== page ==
Monday, July 22, 2013


Today is the start of the Missouri TEAM Conference of the Missouri Association for Career and Technical Education. I will be a guest speaker there on Wednesday and will conduct a work shop during a breakout session later in the morning. I am honored to have been invited, and have between this morning and Wednesday to prepare my remarks.

This morning I have a meeting at school and am also trying to clean my shop, and put things back in order following my ESSA class and a quick trip to a family reunion. It always feels good to get back in the shop. Even when things are messy, it is home to my creative spirit.

Comenius had informed early educators that the first task was to utilize the student's senses. James Sully in the Teacher's Handbook of Psychology, 1910 wrote:
After the exercise of the child in the perception of form comes the training of the sense as a whole in the knowledge of objects and their constituent qualities. The systematic development of this side of the the training of the sense gives us the object lesson...

The object lesson aims at nothing beyond the training of the observing powers themselves... The teacher who tries to train the powers of judgement and reasoning upon incomplete and inaccurate sense-perception is like the man who built his house upon the sand. The wise teacher endeavors to build up the intellectual edifice upon the rock of well-ordered sense-precepts.

In giving a lesson on copper, one teacher deals with the color and then then passes on to some such topic as the method of obtaining the ore, thus appealing to one sense only, sight. Another teacher not only lets the child look at the copper, but lets him fee it. bend it, put his tongue to it, strike it, thus appealing to the sense of touch, muscularity, taste and hearing."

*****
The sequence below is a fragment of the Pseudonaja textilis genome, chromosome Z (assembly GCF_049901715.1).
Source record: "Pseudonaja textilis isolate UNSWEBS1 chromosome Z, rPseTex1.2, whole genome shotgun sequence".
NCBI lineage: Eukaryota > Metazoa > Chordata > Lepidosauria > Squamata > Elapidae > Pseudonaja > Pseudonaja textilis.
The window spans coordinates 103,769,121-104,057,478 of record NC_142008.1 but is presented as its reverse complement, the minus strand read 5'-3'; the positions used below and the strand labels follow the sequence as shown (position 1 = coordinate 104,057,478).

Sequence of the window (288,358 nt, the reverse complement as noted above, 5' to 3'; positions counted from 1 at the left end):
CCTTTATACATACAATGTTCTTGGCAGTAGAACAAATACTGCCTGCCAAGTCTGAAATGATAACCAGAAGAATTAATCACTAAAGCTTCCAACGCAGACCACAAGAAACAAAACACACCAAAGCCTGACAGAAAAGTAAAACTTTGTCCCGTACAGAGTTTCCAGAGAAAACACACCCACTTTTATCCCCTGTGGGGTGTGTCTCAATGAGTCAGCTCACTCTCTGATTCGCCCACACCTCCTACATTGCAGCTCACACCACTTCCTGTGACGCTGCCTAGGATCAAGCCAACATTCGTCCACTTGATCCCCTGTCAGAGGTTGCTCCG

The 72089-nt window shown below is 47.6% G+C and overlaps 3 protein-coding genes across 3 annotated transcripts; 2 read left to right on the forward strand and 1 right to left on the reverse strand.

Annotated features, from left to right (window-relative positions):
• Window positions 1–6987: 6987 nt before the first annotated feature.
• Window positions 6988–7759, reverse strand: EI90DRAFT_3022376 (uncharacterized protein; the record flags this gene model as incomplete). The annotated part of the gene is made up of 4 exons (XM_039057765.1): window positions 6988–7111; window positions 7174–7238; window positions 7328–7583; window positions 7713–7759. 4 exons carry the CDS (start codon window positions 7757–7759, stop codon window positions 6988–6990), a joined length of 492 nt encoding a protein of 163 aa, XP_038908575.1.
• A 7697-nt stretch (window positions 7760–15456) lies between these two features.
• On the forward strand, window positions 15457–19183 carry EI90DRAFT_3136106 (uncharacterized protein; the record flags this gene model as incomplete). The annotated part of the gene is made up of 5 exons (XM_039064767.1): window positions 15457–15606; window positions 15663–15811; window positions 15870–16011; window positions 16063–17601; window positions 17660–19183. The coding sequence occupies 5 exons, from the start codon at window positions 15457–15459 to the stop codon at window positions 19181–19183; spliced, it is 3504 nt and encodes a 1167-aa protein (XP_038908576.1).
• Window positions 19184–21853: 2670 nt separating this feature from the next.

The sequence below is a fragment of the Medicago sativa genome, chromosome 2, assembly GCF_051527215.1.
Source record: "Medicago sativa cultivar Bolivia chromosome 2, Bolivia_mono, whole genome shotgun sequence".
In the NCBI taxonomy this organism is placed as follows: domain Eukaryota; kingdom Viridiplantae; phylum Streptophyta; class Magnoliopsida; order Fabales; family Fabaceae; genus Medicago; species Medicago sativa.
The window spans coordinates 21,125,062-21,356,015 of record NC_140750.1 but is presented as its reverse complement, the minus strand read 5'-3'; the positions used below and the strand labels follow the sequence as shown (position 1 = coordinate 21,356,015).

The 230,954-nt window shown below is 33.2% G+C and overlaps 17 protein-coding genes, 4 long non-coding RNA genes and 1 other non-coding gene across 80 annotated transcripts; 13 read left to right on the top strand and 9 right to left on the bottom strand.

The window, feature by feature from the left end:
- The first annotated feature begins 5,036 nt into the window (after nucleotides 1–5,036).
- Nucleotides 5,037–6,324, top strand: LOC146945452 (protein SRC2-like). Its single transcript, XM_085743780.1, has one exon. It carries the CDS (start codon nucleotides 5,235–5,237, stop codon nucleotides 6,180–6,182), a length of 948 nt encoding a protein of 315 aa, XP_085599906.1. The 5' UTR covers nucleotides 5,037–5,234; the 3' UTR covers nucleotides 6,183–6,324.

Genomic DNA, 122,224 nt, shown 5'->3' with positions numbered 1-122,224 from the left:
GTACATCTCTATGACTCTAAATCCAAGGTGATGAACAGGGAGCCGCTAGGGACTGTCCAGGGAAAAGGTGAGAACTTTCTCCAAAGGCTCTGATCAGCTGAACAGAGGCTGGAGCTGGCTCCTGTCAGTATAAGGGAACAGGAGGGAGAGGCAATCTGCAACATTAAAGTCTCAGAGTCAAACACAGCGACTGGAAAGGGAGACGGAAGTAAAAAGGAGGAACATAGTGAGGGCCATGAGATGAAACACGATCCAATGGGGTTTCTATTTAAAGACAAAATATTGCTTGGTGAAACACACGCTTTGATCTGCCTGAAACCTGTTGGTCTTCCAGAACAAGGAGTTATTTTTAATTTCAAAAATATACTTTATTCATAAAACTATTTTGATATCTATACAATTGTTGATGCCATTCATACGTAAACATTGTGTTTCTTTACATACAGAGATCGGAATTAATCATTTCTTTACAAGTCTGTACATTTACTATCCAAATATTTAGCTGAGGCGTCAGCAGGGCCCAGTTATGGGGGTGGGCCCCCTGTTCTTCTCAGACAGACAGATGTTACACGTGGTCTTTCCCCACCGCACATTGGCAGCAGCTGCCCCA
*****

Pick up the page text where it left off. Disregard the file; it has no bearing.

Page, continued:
At my family reunion, we were impressed to observe my grand nephew Knox as he played with his parents' iPad. It is truly amazing what the device can do. Knox, no doubt will be reading in no time. And the device is so well devised that no skill at all is necessary for its use. However, it would be mistake to think that manipulation of electronic devices designed to eliminate the need for intellect is in any way an expression of intellect. Einstein had said that his pencil and he were smarter than he was. We keep making our pencils sharper, and transferring greater intelligence to them and making intelligence less necessary in ourselves or in our own thoughts. Is that the purpose of modern education?

I am reminded of the three philosophers walking at night in contemplation of the stars. They fell headfirst into a drainage ditch, and as wonderful as the heavens are for contemplation, there is the real planet upon which our feet must rest and there are other senses beyond sight which must become fully engaged... the hands, for instance.

We need to engage children's senses in learning. That means beginning with simple technologies that require both skill and intelligent observation in the completion of their assignments.

I've been digging though old slides today to find photos of a project I'd done 13 years ago for the director of the Little Rock Regional Chamber of Commerce to send to the governor's office. I am trying to help the former chamber of commerce director to find a home for this furniture that he will no longer need in his retirement.  Two pieces of the set are shown in the photos above.

 Make, fix and create...

1 comment:

  1. Falling into the ditch while looking at the stars teaches a very valuable lesson.


    PS Beautiful desk and credenza, too.